A little while ago I read both Romeo and Juliet by William Shakespeare, and a retelling of the story by Rachel Caine, The Prince of Shadows. After the experience I had reading Hamlet (I LOVED it!), I was shocked by my dislike for Romeo and Juliet.
Now my reason for almost hating this work is not the fact that they get married so young. Or because its sad that they don’t get a happily ever after. First of all, it’s important to consider a work in its historical context, and considering that the play takes place between the fourteenth and fifteenth centuries, and that the legal age for marriage in the fourteenth century for girls was twelve and for boys was fourteen, it is not that far-fetched that Romeo and Juliet get married. Second the play is a tragedy: don’t expect a happily ever after, just lots of death. My real problem with this play is the rash actions, I understand that maybe Shakespeare wanted to highlight the fault in taking rash action, but seriously, a week! It’s just not as polished as Hamlet or even Cymbeline, at least that had an interesting heroine.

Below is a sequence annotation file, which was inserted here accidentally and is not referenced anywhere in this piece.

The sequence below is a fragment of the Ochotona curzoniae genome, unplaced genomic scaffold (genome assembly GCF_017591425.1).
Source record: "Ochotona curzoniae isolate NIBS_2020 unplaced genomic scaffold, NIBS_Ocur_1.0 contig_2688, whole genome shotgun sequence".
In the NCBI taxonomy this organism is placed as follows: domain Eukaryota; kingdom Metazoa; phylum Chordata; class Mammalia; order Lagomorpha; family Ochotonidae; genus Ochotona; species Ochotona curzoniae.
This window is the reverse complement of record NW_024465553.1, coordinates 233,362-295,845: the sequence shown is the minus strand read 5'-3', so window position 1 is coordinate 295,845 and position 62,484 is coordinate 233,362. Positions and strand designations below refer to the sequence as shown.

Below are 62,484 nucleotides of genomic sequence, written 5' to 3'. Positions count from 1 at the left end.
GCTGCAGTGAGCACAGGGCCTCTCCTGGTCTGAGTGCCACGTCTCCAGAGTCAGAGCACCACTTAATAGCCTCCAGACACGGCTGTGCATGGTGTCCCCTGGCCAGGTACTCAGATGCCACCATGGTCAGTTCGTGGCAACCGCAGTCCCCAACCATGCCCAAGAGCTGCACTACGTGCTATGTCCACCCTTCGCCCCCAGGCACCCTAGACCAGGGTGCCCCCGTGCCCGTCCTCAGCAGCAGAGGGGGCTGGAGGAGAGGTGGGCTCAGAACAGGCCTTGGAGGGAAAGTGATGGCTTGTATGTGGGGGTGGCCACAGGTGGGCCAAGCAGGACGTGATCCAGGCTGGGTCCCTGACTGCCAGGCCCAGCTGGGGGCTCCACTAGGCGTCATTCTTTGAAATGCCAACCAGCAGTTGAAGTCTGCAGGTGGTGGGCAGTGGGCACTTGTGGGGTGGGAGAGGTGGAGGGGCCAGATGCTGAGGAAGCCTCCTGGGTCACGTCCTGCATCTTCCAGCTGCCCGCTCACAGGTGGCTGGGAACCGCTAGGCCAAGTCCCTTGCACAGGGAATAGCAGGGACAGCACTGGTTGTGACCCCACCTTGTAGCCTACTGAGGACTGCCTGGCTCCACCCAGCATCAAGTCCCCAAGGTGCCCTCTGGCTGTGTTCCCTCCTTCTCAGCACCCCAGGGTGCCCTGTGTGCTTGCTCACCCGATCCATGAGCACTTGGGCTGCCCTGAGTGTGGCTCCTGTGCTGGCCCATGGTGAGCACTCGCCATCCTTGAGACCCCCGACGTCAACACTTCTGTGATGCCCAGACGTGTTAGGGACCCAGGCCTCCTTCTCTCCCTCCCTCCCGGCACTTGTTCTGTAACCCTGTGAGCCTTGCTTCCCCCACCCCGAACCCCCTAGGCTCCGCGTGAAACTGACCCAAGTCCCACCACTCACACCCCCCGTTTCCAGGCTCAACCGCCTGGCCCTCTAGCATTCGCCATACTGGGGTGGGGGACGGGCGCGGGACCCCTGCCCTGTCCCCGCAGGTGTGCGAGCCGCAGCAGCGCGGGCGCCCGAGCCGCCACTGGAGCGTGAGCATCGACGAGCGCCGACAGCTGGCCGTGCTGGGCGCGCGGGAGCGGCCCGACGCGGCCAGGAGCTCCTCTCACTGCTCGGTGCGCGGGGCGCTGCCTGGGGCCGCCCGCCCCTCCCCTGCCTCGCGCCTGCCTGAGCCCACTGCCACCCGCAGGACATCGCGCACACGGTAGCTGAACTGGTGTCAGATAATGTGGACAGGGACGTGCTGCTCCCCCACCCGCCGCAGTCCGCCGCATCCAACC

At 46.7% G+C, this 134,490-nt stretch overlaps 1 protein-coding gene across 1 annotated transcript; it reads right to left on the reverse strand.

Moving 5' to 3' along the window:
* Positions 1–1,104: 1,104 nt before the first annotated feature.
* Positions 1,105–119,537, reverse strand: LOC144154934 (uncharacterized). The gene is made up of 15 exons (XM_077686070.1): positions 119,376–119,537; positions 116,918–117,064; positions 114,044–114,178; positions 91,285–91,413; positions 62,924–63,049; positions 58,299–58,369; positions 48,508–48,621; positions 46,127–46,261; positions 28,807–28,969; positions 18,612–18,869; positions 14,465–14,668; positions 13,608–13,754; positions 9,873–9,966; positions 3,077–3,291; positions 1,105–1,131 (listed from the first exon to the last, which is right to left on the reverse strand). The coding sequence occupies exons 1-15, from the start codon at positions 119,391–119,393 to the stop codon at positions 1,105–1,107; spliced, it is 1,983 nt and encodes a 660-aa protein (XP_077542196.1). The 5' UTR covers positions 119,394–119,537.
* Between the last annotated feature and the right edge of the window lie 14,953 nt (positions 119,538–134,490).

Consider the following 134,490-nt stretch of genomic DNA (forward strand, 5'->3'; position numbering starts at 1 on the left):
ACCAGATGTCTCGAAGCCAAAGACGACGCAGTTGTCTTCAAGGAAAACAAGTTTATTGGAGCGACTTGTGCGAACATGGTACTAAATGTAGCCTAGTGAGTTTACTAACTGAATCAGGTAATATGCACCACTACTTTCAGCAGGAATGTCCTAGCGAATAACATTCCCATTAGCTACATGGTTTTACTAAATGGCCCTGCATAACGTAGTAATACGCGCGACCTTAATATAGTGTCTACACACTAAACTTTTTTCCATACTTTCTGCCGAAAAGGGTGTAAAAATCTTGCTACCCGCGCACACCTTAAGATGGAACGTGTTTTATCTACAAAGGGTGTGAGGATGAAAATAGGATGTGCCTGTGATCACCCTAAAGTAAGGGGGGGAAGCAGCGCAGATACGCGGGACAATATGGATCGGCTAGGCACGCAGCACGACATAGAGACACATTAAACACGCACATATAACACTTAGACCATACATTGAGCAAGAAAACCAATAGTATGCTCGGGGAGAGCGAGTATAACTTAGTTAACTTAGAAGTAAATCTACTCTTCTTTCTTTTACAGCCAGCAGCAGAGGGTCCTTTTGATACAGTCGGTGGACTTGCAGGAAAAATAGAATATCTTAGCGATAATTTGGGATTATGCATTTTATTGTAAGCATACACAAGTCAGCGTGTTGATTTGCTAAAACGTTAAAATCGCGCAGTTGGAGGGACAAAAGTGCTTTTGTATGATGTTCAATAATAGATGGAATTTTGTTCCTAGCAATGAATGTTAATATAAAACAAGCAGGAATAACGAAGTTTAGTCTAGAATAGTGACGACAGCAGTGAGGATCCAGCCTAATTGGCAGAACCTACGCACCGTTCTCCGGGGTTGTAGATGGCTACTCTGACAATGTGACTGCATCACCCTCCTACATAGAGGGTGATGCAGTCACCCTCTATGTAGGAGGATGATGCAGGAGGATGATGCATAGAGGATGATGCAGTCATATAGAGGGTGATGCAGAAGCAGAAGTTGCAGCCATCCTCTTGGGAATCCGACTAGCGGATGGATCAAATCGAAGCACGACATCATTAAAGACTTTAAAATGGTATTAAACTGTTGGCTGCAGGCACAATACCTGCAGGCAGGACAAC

Now, instead of following Romeo and Juliet directly, Prince of Shadows follows their story of Benvolio. As in the original play, Benvolio is Romeo’s friend, relative, and confidant. During the day he watches out for Romeo and hangs out with Mercutio, their other friend, but at night he’s a thief who steals from the wealthy to teach them a lesson and because he’s bored. Let me just say now that Rachel Caine is a Bloody Amazing author!
The setting is enchanting and the character development is well thought out. Prince of Shadows gives the events of the original Romeo and Juliet a more solid reason for happening than star-crossed love, which, I must admit, I didn’t think was well developed in the original text. I love how I got to see what becomes of the Montagues, the Capulets, and just Verona in general. And while I do suggest you read the original play first in order to understand some of the nuances and jokes in the story, I do love Prince of Shadows way more than Romeo and Juliet because it completes the other half of the story told in the play.